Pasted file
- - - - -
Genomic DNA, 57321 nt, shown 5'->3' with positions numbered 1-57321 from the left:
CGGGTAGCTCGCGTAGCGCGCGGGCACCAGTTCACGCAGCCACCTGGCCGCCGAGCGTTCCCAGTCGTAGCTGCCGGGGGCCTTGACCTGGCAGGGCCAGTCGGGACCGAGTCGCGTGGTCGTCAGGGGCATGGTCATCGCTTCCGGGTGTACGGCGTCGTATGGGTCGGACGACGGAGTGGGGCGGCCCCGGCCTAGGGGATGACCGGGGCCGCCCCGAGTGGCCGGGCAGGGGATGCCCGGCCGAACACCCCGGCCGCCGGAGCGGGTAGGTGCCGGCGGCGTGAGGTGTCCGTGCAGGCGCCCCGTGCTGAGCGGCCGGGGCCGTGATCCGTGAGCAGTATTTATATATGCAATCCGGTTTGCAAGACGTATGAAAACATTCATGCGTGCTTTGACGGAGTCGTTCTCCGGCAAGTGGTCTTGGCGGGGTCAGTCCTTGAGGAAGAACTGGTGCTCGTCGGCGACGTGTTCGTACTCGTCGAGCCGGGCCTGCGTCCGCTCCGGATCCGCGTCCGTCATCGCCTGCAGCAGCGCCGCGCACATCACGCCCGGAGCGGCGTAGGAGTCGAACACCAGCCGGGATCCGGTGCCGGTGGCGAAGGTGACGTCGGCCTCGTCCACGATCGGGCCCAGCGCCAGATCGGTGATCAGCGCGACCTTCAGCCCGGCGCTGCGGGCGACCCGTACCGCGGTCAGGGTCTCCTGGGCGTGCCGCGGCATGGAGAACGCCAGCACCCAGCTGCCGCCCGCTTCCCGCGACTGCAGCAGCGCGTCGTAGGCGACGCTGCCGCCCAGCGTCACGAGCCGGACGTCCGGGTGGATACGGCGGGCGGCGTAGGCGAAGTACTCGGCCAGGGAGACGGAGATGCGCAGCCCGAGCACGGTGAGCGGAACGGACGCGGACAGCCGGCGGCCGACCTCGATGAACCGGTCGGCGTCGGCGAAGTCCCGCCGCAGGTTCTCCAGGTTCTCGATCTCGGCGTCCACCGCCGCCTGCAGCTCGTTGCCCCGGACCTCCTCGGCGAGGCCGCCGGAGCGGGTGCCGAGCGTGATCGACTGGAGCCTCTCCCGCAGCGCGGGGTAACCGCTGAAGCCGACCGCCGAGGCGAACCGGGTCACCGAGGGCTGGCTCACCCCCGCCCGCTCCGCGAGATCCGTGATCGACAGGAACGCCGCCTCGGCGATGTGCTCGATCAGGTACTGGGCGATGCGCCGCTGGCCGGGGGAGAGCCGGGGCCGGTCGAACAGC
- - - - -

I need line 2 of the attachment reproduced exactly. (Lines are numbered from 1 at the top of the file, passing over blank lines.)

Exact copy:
CGGGTAGCTCGCGTAGCGCGCGGGCACCAGTTCACGCAGCCACCTGGCCGCCGAGCGTTCCCAGTCGTAGCTGCCGGGGGCCTTGACCTGGCAGGGCCAGTCGGGACCGAGTCGCGTGGTCGTCAGGGGCATGGTCATCGCTTCCGGGTGTACGGCGTCGTATGGGTCGGACGACGGAGTGGGGCGGCCCCGGCCTAGGGGATGACCGGGGCCGCCCCGAGTGGCCGGGCAGGGGATGCCCGGCCGAACACCCCGGCCGCCGGAGCGGGTAGGTGCCGGCGGCGTGAGGTGTCCGTGCAGGCGCCCCGTGCTGAGCGGCCGGGGCCGTGATCCGTGAGCAGTATTTATATATGCAATCCGGTTTGCAAGACGTATGAAAACATTCATGCGTGCTTTGACGGAGTCGTTCTCCGGCAAGTGGTCTTGGCGGGGTCAGTCCTTGAGGAAGAACTGGTGCTCGTCGGCGACGTGTTCGTACTCGTCGAGCCGGGCCTGCGTCCGCTCCGGATCCGCGTCCGTCATCGCCTGCAGCAGCGCCGCGCACATCACGCCCGGAGCGGCGTAGGAGTCGAACACCAGCCGGGATCCGGTGCCGGTGGCGAAGGTGACGTCGGCCTCGTCCACGATCGGGCCCAGCGCCAGATCGGTGATCAGCGCGACCTTCAGCCCGGCGCTGCGGGCGACCCGTACCGCGGTCAGGGTCTCCTGGGCGTGCCGCGGCATGGAGAACGCCAGCACCCAGCTGCCGCCCGCTTCCCGCGACTGCAGCAGCGCGTCGTAGGCGACGCTGCCGCCCAGCGTCACGAGCCGGACGTCCGGGTGGATACGGCGGGCGGCGTAGGCGAAGTACTCGGCCAGGGAGACGGAGATGCGCAGCCCGAGCACGGTGAGCGGAACGGACGCGGACAGCCGGCGGCCGACCTCGATGAACCGGTCGGCGTCGGCGAAGTCCCGCCGCAGGTTCTCCAGGTTCTCGATCTCGGCGTCCACCGCCGCCTGCAGCTCGTTGCCCCGGACCTCCTCGGCGAGGCCGCCGGAGCGGGTGCCGAGCGTGATCGACTGGAGCCTCTCCCGCAGCGCGGGGTAACCGCTGAAGCCGACCGCCGAGGCGAACCGGGTCACCGAGGGCTGGCTCACCCCCGCCCGCTCCGCGAGATCCGTGATCGACAGGAACGCCGCCTCGGCGATGTGCTCGATCAGGTACTGGGCGATGCGCCGCTGGCCGGGGGAGAGCCGGGGCCGGTCGAACAGC